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Godowsky: Complete Studies on Chopin's Etudes Import


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Audio CD, Import, April 11, 2000
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Godowsky: Complete Studies on Chopin's Etudes + Godowsky: Sonata & Passacaglia + Medtner: Complete Piano Sonatas, Forgotten Melodies / Hamelin
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Product Details

  • Performer: Marc-Andre Hamelin
  • Composer: Leopold Godowsky, Frederic Chopin
  • Audio CD (April 11, 2000)
  • Number of Discs: 2
  • Format: Import
  • Label: Hyperion UK
  • ASIN: B00004S3BF
  • Average Customer Review: 4.6 out of 5 stars  See all reviews (29 customer reviews)
  • Amazon Best Sellers Rank: #60,714 in Music (See Top 100 in Music)

Disc: 1
1. Study No.1 in C, 1st Version (From Etude in C, Op.10 No.1): Allegro Maestoso
2. Study No.2 in D flat, 2nd Version (From Etude in C, Op.10 No.1): Allegro
3. Study No.3 in a, 1st Version (From Etude in a, Op.10 No.2): Allegro
4. Study No.4 in a 'Ignis Fatuus', 2nd Version (From Etude in a, Op.10 No.2): Allegro
5. Study No.5 in D flat (From Etude in E, Op.10 No.3): Lento Ma Non Troppo
6. Study No.6 in c# (From Etude in c#, Op.10 No.4): Presto
7. Study No.7 in G flat, 1st Version (From Etude in G flat, Op.10 No.5): Vivace
8. Study No.8 in C, 2nd Version (From Etude in G flat, Op.10 No.5): Vivace
9. Study No.9 in a 'Tarantella', 3rd Version (From Etude in G flat, Op.10 No.5): Vivace
10. Study No.10 in A, 4th Version (From Etude in G flat, Op.10 No.5): Vivace
See all 28 tracks on this disc
Disc: 2
1. Study No.25 in A flat, 3rd Version (From Etude in A flat, Op.25 No.1): Allegro Sostenuto
2. Study No.26 in f, 1st Version (From Etude in f, Op.25 No.2): Vivace
3. Study No.27 in f 'Waltz', 2nd Version (From Etude in f, Op.25 No.2): Tempo Di Valse
4. Study No.28 in f, 3rd Version (Version A)(From Etude in f, Op.25 No.2): Allegro Moderato
5. Study No.28 in f, 3rd Version (Version B)(From Etude in f, Op.25 No.2): Allegro Moderato
6. Study No.28a in f#, 4th Version (From Etude in f, Op.25 No.2): Presto Ma Non Troppo
7. Study No.29 in F, 1st Version (From Etude in F, Op.25 No.3): Allegro Moderato
8. Study No.30 in F, 2nd Version (From Etude in F, Op.25 No.3): Allegro Moderato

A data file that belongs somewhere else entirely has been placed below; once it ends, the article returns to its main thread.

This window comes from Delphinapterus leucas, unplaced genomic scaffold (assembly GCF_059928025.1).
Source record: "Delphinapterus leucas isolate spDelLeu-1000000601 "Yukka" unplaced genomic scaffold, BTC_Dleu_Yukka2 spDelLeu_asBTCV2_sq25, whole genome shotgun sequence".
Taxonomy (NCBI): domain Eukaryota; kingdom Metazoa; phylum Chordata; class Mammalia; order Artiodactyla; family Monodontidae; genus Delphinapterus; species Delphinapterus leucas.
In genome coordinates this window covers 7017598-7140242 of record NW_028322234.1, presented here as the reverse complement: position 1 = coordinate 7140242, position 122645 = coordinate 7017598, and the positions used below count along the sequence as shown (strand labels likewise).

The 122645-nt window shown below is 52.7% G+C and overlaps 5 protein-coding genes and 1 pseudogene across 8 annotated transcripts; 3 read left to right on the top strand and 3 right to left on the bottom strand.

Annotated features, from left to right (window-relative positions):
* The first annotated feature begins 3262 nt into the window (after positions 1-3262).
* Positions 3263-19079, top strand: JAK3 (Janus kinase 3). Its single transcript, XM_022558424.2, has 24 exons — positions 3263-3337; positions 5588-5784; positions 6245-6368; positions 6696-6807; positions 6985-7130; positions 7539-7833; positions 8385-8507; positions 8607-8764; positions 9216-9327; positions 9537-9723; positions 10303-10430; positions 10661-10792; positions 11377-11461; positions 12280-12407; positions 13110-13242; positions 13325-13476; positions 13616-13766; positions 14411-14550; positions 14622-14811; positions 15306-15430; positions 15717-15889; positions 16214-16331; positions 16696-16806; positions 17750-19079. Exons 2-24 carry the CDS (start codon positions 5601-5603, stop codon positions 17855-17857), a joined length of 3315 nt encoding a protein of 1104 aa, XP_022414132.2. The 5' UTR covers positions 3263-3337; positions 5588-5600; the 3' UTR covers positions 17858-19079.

9. Study No.31 in a, 1st Version (From Etude in a, Op.25 No.4): Allegro Moderato
10. Study No.32 in f 'Polonaise', 2nd Version 9From Etude in a, Op.25 No.4): Allegro Drammatico
See all 26 tracks on this disc

Editorial Reviews

Product Description

Amazon.com

While some great pianists play the core works we've heard countless times, Marc Andre-Hamelin has an affinity for those lesser-heard gems. On his recording of Busoni's epic Piano Concerto, Op. 38, the pianist revealed abilities that couldn't be overshadowed by the complex composition at hand. But his take on Godowsky's thoroughly challenging studies on Chopin's Études is, quite simply, mind-boggling. Godowsky's 53 studies are some of the most difficult piano pieces ever written, requiring performers to dissect, reverse hand positions, and dramatically change the tempo of Chopin's well-loved compositions (not to mention his 22 transcriptions of the Études to be played by left hand alone!). Originally written as a playful diversion by Godowsky (1870-1938), a self-taught composer barely in his 20s, these pieces never sacrifice listening experience for ivory pyrotechnics. They're a joy to hear--a fresh (and sometimes dizzying) take on Chopin, with added voices, multiple arabesques, and inventive fingering positions. Hamelin handles it all, making these challenges sound like a walk in the park. A great recording. --Jason Verlinde

Customer Reviews

Very beautiful and mellifluent music here.
Sen Peng Eu
Hamelin's virtuosity is incredible, and it is perfectly matched by his level of musical understanding.
Barry Gruber
It was said in Godowsky's day that he was writing for a future generation of pianists.
Phillip J. Rodgers

Most Helpful Customer Reviews

47 of 51 people found the following review helpful By Phillip J. Rodgers on November 10, 2001
Format: Audio CD